The weirdest literary genres you’ve never heard of

  • Posted on: 4 August 2020
  • By: Vicky

Horror, science-fiction, fairy tale, mystery—these are some of the common genres that help fans of specific narratives find the books that speak to them. But what about genres that are even more focused and strange? Across the years, new genres have evolved and taken shape to account for some of the more particular topics that appeal to certain writers and readers. These are some of the weirdest literary genres you’ve (probably) never heard of!

 

Cli-Fi: Climate Fiction

Although this type of writing has been around since the late 19th century, journalist and teacher Dan Bloom invented the term “cli-fi” to describe fictional work that deals with topics surrounding climate change. Plenty of books have some element of cli-fi in them, such as characters complaining about the crazy heat index in Texas or commenting on heavy rainfall in the area where the book takes place. However, books classified as cli-fi are centered entirely around climate change, global warming, ecological disasters, and related events. Dan Bloom told Five Books, “It can be speculative fiction. But it can also be literary fiction...It’s up to each individual writer to go where cli-fi takes them. There’s no canon, there’s no agenda, there’s no ‘school of cli-fi.’ It’s an open field. No rules.”

Many cli-fi books take place before, during, or after the occurrence of a natural disaster caused by climate change, such as a hurricane, flood, or tsunami. Jesmyn Ward’s powerful book ‘Salvage the Bones,’ which follows a Black family in poverty in Mississippi as they prepare for a hurricane, is one such example. Others note the more gradual or seeming subtle changes in ecology due to climate change, such as Barbara Kingsolver’s ‘Flight Behavior,’ which deals with the migration patterns of monarch butterflies.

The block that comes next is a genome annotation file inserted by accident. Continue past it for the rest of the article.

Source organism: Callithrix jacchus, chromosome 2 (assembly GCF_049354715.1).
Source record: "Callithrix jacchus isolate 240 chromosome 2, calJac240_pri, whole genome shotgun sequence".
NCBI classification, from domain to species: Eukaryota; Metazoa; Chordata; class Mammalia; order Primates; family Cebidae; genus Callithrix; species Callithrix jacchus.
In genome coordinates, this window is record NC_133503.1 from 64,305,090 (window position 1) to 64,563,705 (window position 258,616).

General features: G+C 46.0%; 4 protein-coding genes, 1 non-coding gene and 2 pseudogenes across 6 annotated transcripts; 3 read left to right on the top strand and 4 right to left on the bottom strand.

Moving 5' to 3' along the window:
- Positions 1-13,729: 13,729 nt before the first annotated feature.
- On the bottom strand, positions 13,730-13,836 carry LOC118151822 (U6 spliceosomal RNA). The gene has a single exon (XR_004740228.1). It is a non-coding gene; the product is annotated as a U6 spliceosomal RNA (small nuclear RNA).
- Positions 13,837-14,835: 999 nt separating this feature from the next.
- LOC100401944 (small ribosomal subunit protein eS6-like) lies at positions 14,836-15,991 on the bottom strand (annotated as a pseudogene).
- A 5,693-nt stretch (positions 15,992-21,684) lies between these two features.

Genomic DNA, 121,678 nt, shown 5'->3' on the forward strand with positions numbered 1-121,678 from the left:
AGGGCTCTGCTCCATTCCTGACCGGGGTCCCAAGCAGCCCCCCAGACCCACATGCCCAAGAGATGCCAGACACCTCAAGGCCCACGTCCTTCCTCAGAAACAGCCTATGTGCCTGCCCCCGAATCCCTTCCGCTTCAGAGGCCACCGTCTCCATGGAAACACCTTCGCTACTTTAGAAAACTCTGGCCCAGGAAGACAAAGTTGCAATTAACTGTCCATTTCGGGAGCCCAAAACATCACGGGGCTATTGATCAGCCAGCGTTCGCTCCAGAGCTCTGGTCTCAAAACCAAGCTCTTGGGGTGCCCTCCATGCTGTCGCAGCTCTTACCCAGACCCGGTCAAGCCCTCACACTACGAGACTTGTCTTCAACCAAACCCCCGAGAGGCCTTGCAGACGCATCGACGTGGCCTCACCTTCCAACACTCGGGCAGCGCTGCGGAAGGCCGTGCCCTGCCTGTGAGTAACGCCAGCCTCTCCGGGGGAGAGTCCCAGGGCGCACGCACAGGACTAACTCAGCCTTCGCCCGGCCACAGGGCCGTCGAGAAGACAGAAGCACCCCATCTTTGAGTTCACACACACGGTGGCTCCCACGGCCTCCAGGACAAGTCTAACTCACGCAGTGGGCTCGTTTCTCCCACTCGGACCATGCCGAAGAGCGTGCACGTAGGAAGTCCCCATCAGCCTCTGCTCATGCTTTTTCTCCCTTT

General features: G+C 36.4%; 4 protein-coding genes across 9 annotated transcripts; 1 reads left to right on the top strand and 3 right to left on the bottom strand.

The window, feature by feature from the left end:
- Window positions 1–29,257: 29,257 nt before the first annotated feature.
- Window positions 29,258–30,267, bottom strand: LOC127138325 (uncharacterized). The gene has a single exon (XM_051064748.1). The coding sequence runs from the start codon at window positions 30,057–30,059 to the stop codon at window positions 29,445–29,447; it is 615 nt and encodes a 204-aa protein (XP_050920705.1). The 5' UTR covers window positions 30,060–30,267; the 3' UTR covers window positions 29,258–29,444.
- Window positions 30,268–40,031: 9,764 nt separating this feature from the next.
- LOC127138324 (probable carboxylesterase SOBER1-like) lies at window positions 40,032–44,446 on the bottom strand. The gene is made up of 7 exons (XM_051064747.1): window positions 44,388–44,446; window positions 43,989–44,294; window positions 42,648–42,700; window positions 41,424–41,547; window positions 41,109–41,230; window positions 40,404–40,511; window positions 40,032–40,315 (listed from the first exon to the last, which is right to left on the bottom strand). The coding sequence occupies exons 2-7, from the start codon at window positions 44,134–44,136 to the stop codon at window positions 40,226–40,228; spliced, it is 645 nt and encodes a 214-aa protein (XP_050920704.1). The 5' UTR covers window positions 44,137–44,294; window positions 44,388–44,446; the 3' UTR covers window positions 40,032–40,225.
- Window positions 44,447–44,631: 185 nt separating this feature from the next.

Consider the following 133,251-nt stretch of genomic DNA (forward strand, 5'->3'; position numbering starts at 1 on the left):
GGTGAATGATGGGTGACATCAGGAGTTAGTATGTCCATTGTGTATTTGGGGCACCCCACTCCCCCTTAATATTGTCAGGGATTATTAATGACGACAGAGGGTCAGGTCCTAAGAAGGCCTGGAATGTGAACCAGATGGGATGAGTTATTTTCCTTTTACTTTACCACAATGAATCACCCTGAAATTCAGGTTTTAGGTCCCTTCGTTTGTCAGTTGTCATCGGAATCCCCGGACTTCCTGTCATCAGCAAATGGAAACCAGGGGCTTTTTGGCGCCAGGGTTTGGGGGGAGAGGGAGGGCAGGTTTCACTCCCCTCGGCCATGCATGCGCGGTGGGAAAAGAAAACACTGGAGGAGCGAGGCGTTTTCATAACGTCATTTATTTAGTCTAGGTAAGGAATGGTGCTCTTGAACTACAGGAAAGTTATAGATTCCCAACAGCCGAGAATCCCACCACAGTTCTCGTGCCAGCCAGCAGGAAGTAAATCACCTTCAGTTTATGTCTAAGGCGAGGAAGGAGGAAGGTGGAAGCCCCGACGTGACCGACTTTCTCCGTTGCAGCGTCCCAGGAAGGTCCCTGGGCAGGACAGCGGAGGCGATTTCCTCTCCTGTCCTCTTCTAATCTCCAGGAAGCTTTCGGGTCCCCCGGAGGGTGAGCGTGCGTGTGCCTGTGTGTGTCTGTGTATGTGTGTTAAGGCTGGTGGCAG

Not all climate change books reflect on modern phenomena. Sometimes, cli-fi books look even further ahead, exploring what the world might look like after the progression of climate change. Margaret Atwood’s ‘Oryx and Crake’ looks at a nearly post-human world riddled with frequent natural disasters, and Octavia Butler’s ‘Parable of the Sower’ looks at a completely dehumanized world in 2025. There’s plenty of great cli-fi out there, so if you’re a fan of dystopian readings that face this topic head-on, be sure to check out all the epic novels this genre has to offer.

 

Bizarro Fiction: Pure weirdness

Writers of this genre sure know how to have fun! Bizarro fiction is, as the name implies, utterly bizarre. Writing that falls under this category dives into absurdism and surrealism, with satire often centering the narratives. Much of the work that is filed under this genre is considered “genre-bending,” as these works tend to break formatting barriers, dismantle plot structure, and disregard other typical writing conventions—because why not? If you’re going to commit to Bizzaro work, might as well throw convention to the wind. Fortunately, these works aren’t pure nonsense. Most are thoughtful, funny, and highly entertaining stories with strange elements driving or bordering the narratives. With weird names like ‘Space Walrus’ (2012) and ‘Satan Burger’ (2001), it’s tough not to want to crack open one of these books and see what’s inside.

Compared to other genres like horror and sci-fi, Bizarro fiction is fairly new on the scene. With its wide parameters (the only real requirement being weirdness), it is a harder grouping to define than more clear-cut genres. However, this only increases the entertainment value, as you never know what you might be diving into when you crack open one of these fascinating novels. So, what are some of the Bizarro books you can check out to see if this type of work might interest you?